Insurance Policy Interpretation

Customers in Grand Prairie, Arlington, Mansfield, Fort Worth, Hurst, Euless, Bedford, Saginaw, Haslet, Rhome, and other places in Texas would have a hard time trying to read and interpret an insurance policy. This is when the advice of an experienced Insurance Law Attorney is most helpful.
The United States District Court, Southern District of Texas, Houston Division, issued an opinion on October 5, 2011. This opinion deals with policy interpretation. The case arises from a declaratory judgement lawsuit filed by the insurance company, RLI Insurance Company, and the partial motion for summary judgment filed by the insured, Willbros Construction (U.S.) LLC, et al.
The court ruled in favor of the insureds. Her is some factual background.
This case concerns whether a particular exclusion in an insurance policy precludes coverage of the value of line pipe that the insureds attempted to install under a river. RLI issued a policy to the insured that was in effect during all relevant times. The insureds had been retained to construct a natural gas pipeline (“the project”). The insureds subcontracted with Southeast Directional Drilling, LLC (SEDD) to drill the pipeline hole. While SEDD was installing the line pipe by pulling it through a hole drilled underneath a river, the line pipe became lost and damaged. A replacement hole was drilled, and the insureds purchased replacement line pipe. They submitted a claim under the policy for $1,567,530.09, to recover the cost of the replacement line pipe, which RLI denied. This lawsuit resulted.
RLI contends that the insureds’ loss was caused by faulty construction or workmanship excluded from coverage by the “Defects, Errors, and Omissions” exclusion to the policy, because the hole through which the pipe line was to be installed was defectively drilled. It maintains that the “ensuing loss” provision does not extend coverage to the insureds’ claim because there was no separate and independent “covered peril” beyond the faulty construction that caused the loss.
The insureds contend that the policy covers the pipe’s value, and that even if the hole was defectively drilled, the resulting damage to the line pipe is a covered loss that is not otherwise excluded.
The issue is whether the line pipe constitutes “construction,” as used in the polemical policy provision. Because “construction” is an ambiguous term that could have multiple meanings in the policy, The Court held in the insureds’ favor.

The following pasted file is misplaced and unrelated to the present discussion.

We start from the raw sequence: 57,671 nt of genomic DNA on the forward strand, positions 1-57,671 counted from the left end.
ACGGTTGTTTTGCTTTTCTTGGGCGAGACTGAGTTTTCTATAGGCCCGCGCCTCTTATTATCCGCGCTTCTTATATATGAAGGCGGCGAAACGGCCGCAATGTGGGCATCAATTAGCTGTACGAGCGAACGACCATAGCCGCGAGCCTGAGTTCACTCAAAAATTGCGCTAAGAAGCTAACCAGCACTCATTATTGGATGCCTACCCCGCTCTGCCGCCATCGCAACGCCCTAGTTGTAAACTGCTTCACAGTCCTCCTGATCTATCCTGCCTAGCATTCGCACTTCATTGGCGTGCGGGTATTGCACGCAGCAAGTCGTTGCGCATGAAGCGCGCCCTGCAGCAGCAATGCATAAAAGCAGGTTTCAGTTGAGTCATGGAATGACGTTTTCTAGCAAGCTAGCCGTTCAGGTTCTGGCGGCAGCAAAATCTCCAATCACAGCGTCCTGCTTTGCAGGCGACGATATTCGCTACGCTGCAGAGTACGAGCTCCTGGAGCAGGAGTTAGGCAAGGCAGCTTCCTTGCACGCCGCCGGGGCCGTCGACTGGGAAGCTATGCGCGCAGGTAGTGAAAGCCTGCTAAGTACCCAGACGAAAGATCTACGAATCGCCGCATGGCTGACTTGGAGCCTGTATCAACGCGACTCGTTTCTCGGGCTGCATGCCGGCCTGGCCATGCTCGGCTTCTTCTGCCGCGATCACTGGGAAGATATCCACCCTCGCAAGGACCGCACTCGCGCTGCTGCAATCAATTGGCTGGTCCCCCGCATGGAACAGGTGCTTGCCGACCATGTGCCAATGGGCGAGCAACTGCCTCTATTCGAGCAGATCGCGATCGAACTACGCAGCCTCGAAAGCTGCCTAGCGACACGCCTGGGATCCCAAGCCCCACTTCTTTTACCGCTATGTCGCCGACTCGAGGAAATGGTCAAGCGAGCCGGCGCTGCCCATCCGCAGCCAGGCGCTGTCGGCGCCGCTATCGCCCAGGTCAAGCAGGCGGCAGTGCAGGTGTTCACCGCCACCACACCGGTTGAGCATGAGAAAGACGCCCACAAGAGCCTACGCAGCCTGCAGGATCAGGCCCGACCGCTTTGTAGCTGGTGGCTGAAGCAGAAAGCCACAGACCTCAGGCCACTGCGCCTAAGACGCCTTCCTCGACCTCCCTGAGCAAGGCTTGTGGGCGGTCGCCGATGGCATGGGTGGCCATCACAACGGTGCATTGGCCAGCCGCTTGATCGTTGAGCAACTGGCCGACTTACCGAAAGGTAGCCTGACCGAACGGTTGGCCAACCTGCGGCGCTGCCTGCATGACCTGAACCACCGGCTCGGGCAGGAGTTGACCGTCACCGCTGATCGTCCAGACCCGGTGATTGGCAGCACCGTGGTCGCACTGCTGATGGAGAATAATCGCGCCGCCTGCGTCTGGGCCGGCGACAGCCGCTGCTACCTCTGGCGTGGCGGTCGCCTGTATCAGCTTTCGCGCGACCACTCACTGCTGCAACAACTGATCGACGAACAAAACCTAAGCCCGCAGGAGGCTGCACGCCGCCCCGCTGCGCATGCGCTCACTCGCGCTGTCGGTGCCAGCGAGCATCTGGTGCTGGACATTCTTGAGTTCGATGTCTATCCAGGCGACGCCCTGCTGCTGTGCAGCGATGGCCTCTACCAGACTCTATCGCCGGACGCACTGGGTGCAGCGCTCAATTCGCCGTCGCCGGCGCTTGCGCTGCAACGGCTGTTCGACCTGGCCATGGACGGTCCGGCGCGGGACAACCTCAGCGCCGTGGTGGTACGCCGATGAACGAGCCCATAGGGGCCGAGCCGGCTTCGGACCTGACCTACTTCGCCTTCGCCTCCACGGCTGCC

The policy extended coverage to “direct physical loss caused by a covered peril to materials, supplies, machinery, fixtures, and equipment that the insureds were installing, constructing, or rigging as part of their installation or construction project.” However, exclusions in the policy act to deny coverage of certain claims, including “Defects, Errors, and Omissions” exclusion, which provides:
“We” do not pay for loss caused by:
1) an act, defect, error, or omission (negligent or not) relating to:
a) design or specifications:
b) workmanship or construction; or c) repair, renovation, or remodeling; or 2) a defect, weakness, inadequacy, fault, or unsoundness in materials.
But if a defect, error, or omission described above results in a covered peril, “we” do cover the loss or damage caused by that covered peril.
In effect, the exclusion eliminates coverage for the repair or replacement of defective workmanship while preserving coverage for damage that results from that defective workmanship. The exclusion protects RLI from becoming the guarantor of the insureds’ work, but it does not eliminate coverage for ensuing losses caused by defective workmanship — here, the damages line pipe.
The parties dispute whether the lost or damaged line pipe is property covered by the policy, or “construction” excluded from coverage. In cases involving ambiguous contract terms, the Court must “adopt the [interpretation] of an exclusionary clause urged by the insured as long as that [interpretation] is not unreasonable, even if the [interpretation] urged by the insurer appears to be more reasonable or a more accurate reflection of the parties’ intent.”
Accordingly, the Court found that the line pipe was covered property. Consequently, even if the hole was defectively drilled, the resulting damage to the line pipe is a covered loss of property separate and distinct form the allegedly defective hole.

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